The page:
Mobile Marketing: Building A Digital Asset To Get More For Your Money
As marketers spend more on mobile, contributor Cezar Kolodziej suggests you leverage the investment by building a reusable asset, rather than continuing to "rent" an audience.
Whether it’s a text message from Express for a “20% off a $50+ purchase” deal or the instant video for Age of War at the end of a Ruzzle game, lately it seems that nearly every experience on our phones involves some sort of brand communication.
Now that marketers have determined mobile is an effective method of reaching target audiences, more and more brands are beginning to shift dollars toward mobile. In fact, mobile budgets have increased more than 735% between 2011 and 2014, according to eMarketer (PDF), and spending is expected to continue to grow at more accelerated rates in the future.
With the allocation of additional funds for mobile efforts, what is the best method for marketers to use in order to reach audiences via mobile — ads or messaging?
In this column, I’ll examine the ecosystem of mobile marketing and advertising — comprising display ads and direct mobile messaging aimed at reaching target audiences within an integrated campaign.
Your Mobile Ad Investment
Why are marketers investing in mobile ads? Simply put, they offer a broad reach among target audiences.
As we all know, mobile ads are segmented into two locations within a Smartphone: mobile web and apps.
Even though eMarketer estimates mobile ad spending will increase to more than $13 billion this year — more than spending for outdoor and directories, and approaching spending on radio and newspapers — there are still a few challenges marketers face when it comes to actually defining the success of mobile advertising.
At the start of mobile advertising, advertisers believed they could translate their methods of reaching users on desktop and apply it to mobile. While this approach makes sense, mobile is a little bit trickier when it comes to effectively communicating to users.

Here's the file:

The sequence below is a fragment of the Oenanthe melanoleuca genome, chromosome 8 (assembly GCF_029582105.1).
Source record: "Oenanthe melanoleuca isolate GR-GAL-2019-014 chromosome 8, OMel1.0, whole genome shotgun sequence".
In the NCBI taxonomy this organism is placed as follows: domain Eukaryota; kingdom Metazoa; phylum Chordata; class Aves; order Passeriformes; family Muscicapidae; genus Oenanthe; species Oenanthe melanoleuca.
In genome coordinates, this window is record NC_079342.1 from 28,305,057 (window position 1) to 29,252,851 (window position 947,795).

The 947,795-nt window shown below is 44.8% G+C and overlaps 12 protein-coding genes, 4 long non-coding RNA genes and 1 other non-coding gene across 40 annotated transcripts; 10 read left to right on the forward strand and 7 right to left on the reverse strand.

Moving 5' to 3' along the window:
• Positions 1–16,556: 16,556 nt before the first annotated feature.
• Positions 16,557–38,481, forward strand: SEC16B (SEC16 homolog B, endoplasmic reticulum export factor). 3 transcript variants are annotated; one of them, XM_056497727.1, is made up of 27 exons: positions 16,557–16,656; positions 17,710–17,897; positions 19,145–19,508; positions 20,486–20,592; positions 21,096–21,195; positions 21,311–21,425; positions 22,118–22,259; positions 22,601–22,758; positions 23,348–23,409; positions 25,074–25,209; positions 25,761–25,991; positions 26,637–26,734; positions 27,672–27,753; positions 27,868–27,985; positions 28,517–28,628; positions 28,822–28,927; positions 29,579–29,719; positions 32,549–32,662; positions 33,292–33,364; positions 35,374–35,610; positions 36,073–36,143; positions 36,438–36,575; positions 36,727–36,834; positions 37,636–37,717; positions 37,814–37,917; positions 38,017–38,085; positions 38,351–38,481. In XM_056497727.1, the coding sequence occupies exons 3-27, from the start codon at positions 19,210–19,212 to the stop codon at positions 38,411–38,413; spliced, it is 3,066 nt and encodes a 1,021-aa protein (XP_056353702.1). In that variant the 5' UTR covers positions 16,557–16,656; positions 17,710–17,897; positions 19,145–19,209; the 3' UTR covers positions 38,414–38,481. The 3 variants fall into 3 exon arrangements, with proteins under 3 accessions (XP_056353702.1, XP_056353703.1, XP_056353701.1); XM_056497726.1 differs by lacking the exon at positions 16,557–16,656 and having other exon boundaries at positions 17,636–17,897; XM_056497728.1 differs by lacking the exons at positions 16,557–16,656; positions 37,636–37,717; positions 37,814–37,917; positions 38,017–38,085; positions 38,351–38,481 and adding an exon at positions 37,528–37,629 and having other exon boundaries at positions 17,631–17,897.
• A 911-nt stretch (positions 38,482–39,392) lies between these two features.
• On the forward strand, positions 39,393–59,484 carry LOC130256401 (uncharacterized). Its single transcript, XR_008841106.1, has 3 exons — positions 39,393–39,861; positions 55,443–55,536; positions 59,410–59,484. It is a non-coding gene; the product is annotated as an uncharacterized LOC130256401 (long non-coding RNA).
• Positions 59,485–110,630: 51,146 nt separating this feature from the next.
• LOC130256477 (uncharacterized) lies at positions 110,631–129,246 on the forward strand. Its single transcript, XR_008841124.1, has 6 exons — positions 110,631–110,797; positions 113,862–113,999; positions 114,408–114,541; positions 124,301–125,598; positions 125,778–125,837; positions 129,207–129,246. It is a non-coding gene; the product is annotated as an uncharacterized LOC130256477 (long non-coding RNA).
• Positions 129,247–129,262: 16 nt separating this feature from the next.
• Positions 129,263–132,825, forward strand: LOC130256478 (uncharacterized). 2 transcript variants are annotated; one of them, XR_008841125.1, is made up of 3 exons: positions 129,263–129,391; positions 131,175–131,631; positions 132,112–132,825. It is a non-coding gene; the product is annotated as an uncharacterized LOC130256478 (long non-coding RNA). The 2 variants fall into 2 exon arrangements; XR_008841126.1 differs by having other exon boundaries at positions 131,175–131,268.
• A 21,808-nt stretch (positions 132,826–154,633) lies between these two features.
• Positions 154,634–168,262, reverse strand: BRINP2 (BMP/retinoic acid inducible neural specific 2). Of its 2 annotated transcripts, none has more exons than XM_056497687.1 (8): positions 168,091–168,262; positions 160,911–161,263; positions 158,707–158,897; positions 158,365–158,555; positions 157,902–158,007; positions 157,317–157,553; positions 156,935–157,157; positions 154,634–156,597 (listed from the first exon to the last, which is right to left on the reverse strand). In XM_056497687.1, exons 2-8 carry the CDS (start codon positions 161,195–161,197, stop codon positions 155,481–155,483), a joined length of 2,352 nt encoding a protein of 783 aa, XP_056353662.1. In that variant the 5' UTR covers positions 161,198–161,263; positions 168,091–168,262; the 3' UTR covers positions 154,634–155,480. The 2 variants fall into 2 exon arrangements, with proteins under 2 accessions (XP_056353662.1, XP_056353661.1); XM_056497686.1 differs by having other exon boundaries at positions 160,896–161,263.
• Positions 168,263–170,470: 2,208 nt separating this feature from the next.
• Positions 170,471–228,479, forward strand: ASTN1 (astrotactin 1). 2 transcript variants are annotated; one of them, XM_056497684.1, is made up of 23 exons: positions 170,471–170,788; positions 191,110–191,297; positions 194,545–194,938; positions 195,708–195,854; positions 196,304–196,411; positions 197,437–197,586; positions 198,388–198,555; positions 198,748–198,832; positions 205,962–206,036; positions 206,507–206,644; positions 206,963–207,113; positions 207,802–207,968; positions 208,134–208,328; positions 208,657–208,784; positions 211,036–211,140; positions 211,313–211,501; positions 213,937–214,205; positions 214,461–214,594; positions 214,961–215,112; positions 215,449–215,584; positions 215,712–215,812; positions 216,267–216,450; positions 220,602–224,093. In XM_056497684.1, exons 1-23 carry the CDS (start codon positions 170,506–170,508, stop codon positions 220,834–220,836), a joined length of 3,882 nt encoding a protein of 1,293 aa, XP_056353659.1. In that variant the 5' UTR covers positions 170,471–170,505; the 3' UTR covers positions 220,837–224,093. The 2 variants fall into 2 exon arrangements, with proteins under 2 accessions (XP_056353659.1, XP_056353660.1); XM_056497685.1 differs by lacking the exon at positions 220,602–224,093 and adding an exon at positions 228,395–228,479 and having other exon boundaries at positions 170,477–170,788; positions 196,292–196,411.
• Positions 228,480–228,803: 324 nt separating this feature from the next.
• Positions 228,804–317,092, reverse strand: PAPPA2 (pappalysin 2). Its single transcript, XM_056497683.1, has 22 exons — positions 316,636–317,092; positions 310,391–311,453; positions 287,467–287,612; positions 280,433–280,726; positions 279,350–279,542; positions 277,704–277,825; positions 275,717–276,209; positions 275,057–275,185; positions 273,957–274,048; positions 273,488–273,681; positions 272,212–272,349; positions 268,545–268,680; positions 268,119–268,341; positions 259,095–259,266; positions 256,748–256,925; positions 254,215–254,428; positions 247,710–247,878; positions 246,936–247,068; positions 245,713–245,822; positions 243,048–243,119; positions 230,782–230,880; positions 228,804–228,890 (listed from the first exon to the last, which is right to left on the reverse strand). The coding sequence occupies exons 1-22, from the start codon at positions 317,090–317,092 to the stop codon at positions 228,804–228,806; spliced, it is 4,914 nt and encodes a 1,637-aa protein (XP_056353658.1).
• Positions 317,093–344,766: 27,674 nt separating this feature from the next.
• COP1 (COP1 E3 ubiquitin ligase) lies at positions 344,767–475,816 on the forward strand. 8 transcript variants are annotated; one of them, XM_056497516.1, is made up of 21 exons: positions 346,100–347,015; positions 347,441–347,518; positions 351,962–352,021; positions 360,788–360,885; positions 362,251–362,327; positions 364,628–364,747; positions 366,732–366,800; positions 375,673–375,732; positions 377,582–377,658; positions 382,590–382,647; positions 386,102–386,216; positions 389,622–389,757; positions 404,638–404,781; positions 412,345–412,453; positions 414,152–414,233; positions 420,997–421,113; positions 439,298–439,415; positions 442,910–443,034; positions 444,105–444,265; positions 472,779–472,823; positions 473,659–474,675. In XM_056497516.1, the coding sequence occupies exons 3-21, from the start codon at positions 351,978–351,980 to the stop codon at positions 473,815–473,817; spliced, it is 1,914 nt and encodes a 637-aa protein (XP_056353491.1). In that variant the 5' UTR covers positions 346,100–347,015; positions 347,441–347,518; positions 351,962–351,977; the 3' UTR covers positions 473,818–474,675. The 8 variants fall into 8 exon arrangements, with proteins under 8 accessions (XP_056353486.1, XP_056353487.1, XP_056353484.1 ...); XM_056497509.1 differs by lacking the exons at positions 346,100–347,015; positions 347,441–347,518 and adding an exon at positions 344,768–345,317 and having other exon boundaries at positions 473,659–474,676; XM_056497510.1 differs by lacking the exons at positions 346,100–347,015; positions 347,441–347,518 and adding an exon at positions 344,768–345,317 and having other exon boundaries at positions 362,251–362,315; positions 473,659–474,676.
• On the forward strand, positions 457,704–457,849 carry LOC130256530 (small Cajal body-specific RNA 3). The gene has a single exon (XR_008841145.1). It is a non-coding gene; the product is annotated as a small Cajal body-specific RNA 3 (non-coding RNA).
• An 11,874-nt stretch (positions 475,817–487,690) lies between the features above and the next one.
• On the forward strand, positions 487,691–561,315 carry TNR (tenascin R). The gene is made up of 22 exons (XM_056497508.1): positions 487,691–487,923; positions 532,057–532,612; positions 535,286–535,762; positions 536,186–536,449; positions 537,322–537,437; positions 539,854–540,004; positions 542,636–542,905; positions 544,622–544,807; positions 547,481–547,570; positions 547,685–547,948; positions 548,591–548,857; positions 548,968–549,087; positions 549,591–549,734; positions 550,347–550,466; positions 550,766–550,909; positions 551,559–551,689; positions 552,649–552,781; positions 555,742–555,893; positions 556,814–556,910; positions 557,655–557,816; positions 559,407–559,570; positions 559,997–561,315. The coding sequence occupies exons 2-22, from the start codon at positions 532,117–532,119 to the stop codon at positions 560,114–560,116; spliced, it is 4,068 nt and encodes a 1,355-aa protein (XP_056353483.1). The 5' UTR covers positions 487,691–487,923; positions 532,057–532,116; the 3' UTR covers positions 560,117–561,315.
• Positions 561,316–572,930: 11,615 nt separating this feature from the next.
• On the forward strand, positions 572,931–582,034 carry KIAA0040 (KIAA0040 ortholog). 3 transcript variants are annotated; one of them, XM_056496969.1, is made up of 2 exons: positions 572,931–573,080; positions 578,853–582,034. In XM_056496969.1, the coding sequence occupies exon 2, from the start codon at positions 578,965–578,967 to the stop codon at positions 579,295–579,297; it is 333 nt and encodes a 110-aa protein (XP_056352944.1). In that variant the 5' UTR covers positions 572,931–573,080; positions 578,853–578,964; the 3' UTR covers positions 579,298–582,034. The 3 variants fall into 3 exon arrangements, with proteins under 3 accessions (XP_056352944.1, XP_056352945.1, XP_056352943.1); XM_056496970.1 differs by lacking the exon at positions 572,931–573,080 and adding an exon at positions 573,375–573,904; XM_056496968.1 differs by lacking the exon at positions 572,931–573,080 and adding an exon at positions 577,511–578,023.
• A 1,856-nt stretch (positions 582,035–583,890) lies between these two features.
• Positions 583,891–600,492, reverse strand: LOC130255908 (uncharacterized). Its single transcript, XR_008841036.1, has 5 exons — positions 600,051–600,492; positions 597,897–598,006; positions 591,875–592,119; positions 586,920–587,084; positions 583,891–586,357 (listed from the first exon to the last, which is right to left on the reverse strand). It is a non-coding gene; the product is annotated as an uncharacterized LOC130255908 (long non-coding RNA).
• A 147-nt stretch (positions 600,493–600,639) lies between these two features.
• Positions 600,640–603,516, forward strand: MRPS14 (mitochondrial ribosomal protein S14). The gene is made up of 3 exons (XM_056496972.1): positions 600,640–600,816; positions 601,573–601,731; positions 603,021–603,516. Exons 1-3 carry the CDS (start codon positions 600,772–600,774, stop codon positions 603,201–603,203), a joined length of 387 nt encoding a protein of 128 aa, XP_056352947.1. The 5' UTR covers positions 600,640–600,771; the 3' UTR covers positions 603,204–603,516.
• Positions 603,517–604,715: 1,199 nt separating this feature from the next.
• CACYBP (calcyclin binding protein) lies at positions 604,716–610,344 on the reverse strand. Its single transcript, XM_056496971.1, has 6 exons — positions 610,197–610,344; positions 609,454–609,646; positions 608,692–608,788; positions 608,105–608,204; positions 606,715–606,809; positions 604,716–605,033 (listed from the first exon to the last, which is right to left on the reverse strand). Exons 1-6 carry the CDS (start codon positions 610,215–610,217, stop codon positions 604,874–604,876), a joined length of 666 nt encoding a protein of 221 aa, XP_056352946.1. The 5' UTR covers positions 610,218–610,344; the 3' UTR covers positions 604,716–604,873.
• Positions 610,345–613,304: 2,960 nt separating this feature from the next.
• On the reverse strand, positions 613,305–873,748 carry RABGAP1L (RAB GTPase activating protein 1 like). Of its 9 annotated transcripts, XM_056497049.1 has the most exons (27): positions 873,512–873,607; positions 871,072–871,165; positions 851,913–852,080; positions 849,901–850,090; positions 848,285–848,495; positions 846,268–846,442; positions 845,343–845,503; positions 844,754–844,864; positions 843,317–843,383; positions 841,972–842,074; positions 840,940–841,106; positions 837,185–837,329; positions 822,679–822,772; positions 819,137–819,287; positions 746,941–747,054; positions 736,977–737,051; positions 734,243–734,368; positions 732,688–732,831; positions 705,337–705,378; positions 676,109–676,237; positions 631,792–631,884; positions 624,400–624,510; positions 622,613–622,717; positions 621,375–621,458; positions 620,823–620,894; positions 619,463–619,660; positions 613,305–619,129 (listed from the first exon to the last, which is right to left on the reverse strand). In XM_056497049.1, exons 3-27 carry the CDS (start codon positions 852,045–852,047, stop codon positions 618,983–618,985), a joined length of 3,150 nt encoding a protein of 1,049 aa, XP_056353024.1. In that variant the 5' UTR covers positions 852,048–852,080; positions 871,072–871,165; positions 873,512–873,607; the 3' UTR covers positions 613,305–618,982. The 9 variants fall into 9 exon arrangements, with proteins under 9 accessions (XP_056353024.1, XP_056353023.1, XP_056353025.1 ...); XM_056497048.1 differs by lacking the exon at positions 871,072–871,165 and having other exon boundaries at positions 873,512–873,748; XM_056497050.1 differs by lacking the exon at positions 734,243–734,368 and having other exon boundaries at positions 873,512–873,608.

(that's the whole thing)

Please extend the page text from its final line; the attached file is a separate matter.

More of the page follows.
Desktop display advertising and retargeting has become a science, where pixels (aka cookies) can be used to serve relevant content to target customers to encourage them to reengage with the brand.
On average, the CPM (cost per thousand impressions) for desktop advertising is around $2.80, while mobile rates range from just $0.20 to $2.00 for standard banners, the second-lowest cost among all advertising touchpoints according to Monetizepros.com, 2014.
These numbers suggest mobile advertising still has a way to go before it’s completely perfected.
The Tracking/Targeting Challenge
The primary challenge with mobile advertising is the fact that advertisers cannot build a unified profile to identify users seamlessly between the mobile web and an app, not to mention between mobile and desktop screens.
Unless there is some sort of profile/login feature, brands are typically unaware if a customer uses their app and then browses the mobile web. This eliminates the opportunity for these brands to deliver a congruent brand experience as customers navigate between any of their mobile platforms — browsers, apps and messaging.
The unfortunate truth is that with mobile, the concept of a cookie — which has worked so well for desktop — is not consistent, as the space is fragmented across platforms. This makes mobile retargeting very difficult and reduces the effectiveness of mobile ads.
Even though mobile ads currently have the lowest CPM across all advertising channels, the cost is likely to increase year-over-year. This means every year marketers will have to spend more to stay in touch with their customers and, in fact, advertising only allows marketers to “rent” consumer attention via the media property or app that the consumer is visiting.